The fate of the historic Parker House in Mexico Beach is becoming clearer; a new future is in the works.
Structural problems with the buildings foundation have caused the city to rework plans with the insurance company.
The first mayor of Mexico Beach, Charlie Parker, lived there for many years.
In 2011, the city purchased the Parker House with hopes to preserve the history.
"Really, there is no other historical structures here," said Chris Hubbard, City Administrator. "It was unfortunate what happened, but now we are trying to make the best of a bad situation."
Before the city ever moved in, the house caught fire and the future of the property has been up in the air ever since.
They had plans to demolish the space right away, but when the work got started they discovered issues with the foundation.
"We contacted the insurance company, they said we agree with you it needs to be torn down.. then when all the site work was calculated into the total cost they the insurance company wanted to go back then and say that's to much money."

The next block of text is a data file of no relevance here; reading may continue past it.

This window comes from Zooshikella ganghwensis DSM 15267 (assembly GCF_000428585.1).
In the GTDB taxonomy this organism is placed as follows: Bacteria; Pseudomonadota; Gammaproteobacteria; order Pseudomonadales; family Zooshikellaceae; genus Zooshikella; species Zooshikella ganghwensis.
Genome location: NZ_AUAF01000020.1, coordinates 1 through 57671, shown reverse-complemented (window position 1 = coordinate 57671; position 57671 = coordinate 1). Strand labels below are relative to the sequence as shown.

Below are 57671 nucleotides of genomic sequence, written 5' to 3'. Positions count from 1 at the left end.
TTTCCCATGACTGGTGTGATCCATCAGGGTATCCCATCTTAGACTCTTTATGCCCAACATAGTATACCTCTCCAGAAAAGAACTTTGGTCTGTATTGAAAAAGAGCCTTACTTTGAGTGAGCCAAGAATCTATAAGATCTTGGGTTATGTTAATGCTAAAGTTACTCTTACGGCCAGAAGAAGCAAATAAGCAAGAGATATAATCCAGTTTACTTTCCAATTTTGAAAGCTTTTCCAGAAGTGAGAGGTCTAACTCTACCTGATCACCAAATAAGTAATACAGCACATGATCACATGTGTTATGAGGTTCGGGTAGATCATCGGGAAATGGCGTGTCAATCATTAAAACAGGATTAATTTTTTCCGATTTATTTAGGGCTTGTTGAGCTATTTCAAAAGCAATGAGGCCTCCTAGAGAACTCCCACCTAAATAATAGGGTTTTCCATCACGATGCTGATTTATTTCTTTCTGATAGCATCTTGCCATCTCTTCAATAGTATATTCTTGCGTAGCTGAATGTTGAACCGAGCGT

The council got a structural analysis done on the property, by Nova Engineering and Environmental. The report confirmed the costly problems. Representatives from the council took the information to a meeting with the insurance company.
"According to them, they are 98% ready to sign off on the additional cost for the pile foundation which is recommended for the property. They are also looking at some of the additional work cost. They had to do some more research on that subject. We should hear back from them sometime this week."
If the extra costs are approved, the plans are to turn the site into a city hall fit for the beach.
"From what we have heard, when we go to rebuild, they didn't want an office building. They wanted something that looked like it belonged on the beach and that's what we have done with our new plans."
The home has rich community history, but the dilapidated condition has created an eyesore.
"The citizens, the city council, and myself, for sure, we are ready to move forward and now we are coming to the end of that process and that's generating a little buzz around town."
If the insurance estimate gives the final approval for the foundation sometime soon, Hubbard says the design-build team will be ready start work. If everything goes as planned, the existing structure could be demolished before the Christmas holiday.